New York State Court of Claims

New York State Court of Claims

BLUDSON v. STATE OF NEW YORK, #2004-018-327, Claim No. 109480, Motion No. M-68830


Synopsis


Claim is dismissed as untimely pursuant to Court of Claims Act § 10(3).

Case Information

UID:
2004-018-327
Claimant(s):
DONNELL BLUDSON
Claimant short name:
BLUDSON
Footnote (claimant name) :

Defendant(s):
STATE OF NEW YORK
Footnote (defendant name) :

Third-party claimant(s):

Third-party defendant(s):

Claim number(s):
109480
Motion number(s):
M-68830
Cross-motion number(s):

Judge:
DIANE L. FITZPATRICK
Claimant's attorney:
DONNELL BLUDSONPro Se
Defendant's attorney:
ELIOT SPITZER
Attorney General of the State of New York
By: Reynolds E. Hahn, EsquireAssistant Attorney General
Third-party defendant's attorney:

Signature date:
September 8, 2004
City:
Syracuse
Comments:

Official citation:

Appellate results:

See also (multicaptioned case)



Decision

Defendant brings a pre-answer motion to dismiss the claim on two separate grounds, that

the claim is untimely pursuant to Court of Claims Act §§ 10(3) and 11 and fails to state a cause of action. Claimant has not responded to the motion. Defendant served the motion upon Claimant by regular mail on July 22, 2004.[1]

The claim seeks $75,000 in damages for a violation of Claimant's equal protection rights under Article I, Section 11 of the New York State Constitution. Claimant alleges that the claim accrued on September 24, 2003, in the County of Wyoming at Attica Correctional Facility. On that date, Claimant asserts that he received a letter from the Clerk's Office of the "Appellate Section" advising that once assigned counsel files a brief, "plaintiff must make a request for the trial record"(Claim ¶ Third [A]). Claimant alleges that on July 22, 2002, he requested his trial record but was informed that he must pay the cost of reproducing it. He next alleges that in January 2004, he tried to get the trial record, but the Clerk's office of the "Appellate Section" failed to respond (Claim ¶ Third [C]). In February 2004, he again tried to get the trial record to "perfect" his supplemental brief, but received no response from the Clerk's office of the "Appellate Section" (Claim ¶ Third [D]). He alleges that the Clerk failed to provide the transcripts he needed to perfect an appeal violating his Equal Protection rights.

Defendant argues that the claim is untimely. The claim recites an accrual date of September 24, 2003, and Claimant did not file and serve the claim until June 14, 2004, nine months later, and well beyond the 90 days required by Court of Claims Act § 10(3).

Alternatively, Defendant argues that Claimant has no cause of action. The Assistant Attorney General attaches a copy of a letter from Glenda K. Brayman, Court Clerk Specialist of the New York State Supreme Court Appellate Division, Fourth Department to the motion papers (Exhibit D). In the letter, Ms. Brayman advises Claimant that on his pending appeal, after his assigned counsel has filed a trial record and brief and served a copy on the People, Claimant may renew his request for a copy of the trial record. The letter also advises Claimant that within 45 days after the record and brief of assigned counsel has been filed, he can also file a pro se supplemental brief with the Clerk. Thus, Defendant argues that on September 24, 2003, the Clerk of the Appellate Division, Fourth Department, did not have a trial record to provide to Claimant.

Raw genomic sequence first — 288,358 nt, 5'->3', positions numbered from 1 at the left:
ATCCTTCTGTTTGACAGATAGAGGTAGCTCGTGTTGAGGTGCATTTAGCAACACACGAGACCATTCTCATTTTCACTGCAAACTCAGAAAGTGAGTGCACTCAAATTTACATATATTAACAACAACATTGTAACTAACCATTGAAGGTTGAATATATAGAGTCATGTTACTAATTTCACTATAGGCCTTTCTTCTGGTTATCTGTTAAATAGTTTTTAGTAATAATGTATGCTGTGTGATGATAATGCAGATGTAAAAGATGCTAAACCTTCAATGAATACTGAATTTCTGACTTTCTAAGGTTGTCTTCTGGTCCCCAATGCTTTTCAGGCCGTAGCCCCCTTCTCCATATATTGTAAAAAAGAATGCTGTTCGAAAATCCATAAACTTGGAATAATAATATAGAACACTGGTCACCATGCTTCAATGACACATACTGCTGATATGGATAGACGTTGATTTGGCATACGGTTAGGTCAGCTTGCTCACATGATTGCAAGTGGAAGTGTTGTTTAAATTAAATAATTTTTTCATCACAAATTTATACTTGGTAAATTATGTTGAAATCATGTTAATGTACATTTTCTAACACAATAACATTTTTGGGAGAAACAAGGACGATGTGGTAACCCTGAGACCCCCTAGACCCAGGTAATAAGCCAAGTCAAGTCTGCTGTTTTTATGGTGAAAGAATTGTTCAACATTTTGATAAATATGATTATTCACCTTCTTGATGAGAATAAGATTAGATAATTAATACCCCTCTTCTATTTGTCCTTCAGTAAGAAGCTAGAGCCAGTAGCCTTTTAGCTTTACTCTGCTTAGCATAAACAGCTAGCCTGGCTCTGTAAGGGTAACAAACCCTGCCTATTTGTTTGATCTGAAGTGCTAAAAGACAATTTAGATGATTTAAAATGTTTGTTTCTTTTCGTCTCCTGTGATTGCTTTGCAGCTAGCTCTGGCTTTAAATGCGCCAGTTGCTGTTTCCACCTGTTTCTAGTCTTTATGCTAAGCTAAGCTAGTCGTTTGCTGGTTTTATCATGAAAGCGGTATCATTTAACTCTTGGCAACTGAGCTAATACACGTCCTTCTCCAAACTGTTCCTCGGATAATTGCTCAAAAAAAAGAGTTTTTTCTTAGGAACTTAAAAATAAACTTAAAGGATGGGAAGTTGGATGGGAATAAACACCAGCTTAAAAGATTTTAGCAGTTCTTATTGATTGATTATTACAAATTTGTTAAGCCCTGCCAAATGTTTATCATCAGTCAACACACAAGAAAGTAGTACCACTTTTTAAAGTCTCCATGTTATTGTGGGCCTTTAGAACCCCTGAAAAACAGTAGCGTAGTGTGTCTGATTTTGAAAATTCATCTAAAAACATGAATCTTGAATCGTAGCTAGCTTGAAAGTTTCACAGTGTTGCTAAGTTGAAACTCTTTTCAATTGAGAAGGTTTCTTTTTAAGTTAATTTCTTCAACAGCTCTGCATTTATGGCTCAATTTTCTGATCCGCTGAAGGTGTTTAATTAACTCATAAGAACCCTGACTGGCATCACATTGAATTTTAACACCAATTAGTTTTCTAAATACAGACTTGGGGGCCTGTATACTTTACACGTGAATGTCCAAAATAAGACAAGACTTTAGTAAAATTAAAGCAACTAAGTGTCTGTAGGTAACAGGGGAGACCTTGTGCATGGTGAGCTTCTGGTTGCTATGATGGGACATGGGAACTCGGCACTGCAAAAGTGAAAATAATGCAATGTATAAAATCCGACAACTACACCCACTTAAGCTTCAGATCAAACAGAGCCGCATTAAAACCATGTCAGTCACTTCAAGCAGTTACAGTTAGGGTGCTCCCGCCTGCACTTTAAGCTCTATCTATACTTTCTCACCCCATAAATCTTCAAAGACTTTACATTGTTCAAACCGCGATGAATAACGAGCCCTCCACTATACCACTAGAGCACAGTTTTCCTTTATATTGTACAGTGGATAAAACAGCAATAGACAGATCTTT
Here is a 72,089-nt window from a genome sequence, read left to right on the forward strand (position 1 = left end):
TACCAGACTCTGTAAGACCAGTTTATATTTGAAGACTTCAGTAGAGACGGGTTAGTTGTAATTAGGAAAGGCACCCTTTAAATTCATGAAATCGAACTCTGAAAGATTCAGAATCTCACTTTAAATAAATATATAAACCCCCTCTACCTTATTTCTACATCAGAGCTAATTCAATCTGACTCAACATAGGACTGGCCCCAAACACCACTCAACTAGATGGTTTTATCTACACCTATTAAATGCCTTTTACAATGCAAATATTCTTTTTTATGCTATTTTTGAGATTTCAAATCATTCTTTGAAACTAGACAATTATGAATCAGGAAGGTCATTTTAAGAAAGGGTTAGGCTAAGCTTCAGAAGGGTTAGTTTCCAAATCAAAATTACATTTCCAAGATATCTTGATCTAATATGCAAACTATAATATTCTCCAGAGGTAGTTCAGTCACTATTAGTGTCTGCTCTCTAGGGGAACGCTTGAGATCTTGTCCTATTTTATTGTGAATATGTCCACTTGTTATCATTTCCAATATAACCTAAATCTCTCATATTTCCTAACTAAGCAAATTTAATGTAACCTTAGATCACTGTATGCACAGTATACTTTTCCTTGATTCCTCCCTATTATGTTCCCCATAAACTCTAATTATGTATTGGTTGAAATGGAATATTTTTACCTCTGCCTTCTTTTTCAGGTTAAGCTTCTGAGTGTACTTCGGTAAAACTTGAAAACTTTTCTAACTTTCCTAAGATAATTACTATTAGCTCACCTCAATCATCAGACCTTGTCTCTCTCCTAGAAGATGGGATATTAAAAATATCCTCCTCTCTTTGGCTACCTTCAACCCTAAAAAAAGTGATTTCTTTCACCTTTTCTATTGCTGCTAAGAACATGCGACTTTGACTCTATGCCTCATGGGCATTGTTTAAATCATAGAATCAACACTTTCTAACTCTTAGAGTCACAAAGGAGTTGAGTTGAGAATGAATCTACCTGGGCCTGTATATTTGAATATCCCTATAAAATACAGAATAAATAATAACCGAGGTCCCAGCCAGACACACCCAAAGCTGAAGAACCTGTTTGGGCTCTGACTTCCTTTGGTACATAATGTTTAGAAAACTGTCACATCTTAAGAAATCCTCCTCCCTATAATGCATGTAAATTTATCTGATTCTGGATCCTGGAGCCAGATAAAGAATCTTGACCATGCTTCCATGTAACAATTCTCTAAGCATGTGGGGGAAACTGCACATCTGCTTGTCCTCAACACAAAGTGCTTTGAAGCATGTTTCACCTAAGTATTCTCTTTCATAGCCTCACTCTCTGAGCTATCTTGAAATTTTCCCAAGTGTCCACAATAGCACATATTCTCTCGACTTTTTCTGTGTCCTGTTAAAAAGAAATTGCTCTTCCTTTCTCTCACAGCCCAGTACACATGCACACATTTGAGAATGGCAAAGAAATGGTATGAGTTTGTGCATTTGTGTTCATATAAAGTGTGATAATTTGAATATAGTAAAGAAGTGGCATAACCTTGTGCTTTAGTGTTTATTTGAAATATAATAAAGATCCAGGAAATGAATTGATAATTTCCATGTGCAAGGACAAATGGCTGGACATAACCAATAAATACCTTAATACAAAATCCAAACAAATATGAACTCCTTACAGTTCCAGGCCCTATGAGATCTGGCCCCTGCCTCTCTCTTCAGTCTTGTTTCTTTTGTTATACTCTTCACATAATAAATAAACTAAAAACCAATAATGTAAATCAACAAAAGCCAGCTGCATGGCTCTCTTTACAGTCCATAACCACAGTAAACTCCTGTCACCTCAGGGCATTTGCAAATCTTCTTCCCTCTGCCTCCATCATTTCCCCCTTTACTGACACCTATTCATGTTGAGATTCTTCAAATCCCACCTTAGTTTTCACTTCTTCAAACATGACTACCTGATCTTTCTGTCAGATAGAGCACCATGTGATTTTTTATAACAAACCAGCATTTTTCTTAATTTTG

Court of Claims Act § 10(3) requires that a claim sounding in negligence or unintentional tort must be served and filed within 90 days of the date of accrual, unless a notice of intention is served upon the attorney general within that time, in which case a claim must be filed and served within two years of the date of accrual. The requirements for timely filing and serving a claim are strictly construed jurisdictional prerequisites to the institution and maintenance of an action against the State (Buckles v State of New York, 221 NY 418; Byrne v State of New York, 104 AD2d 782, lv denied 64 NY2d 607).

Here, if we accept Claimant's date of accrual, a claim should have been filed by December 23, 2003. Even using the end of February 2004, the last time which Claimant asserts the clerk failed to respond to his letter requesting a copy of the trial record, as the date of accrual, a claim should have been filed by June 1, 2004.[2] Here, the claim was not served or filed until 14 days later.

The Defendant's motion must be granted and the claim DISMISSED.

September 8, 2004
Syracuse, New York

HON. DIANE L. FITZPATRICK
Judge of the Court of Claims


The Court has considered the following documents in deciding this motion:


Notice of Motion.................................................................................................1


Affirmation of Reynolds E. Hahn, Esquire, Assistant Attorney General

in support, with exhibits attached thereto................................................2


Claimant has not responded to the motion.


[1] See, Affirmation of service of Assistant Attorney General, Reynolds E. Hahn dated July 22, 2004.
[2] The 90th day is actually May 29, 2004, which is a Saturday, extending Claimant's time to file and serve a claim until the next business day, which would be Tuesday, June 1, after the Memorial Day holiday (General Construction Law § 25-a).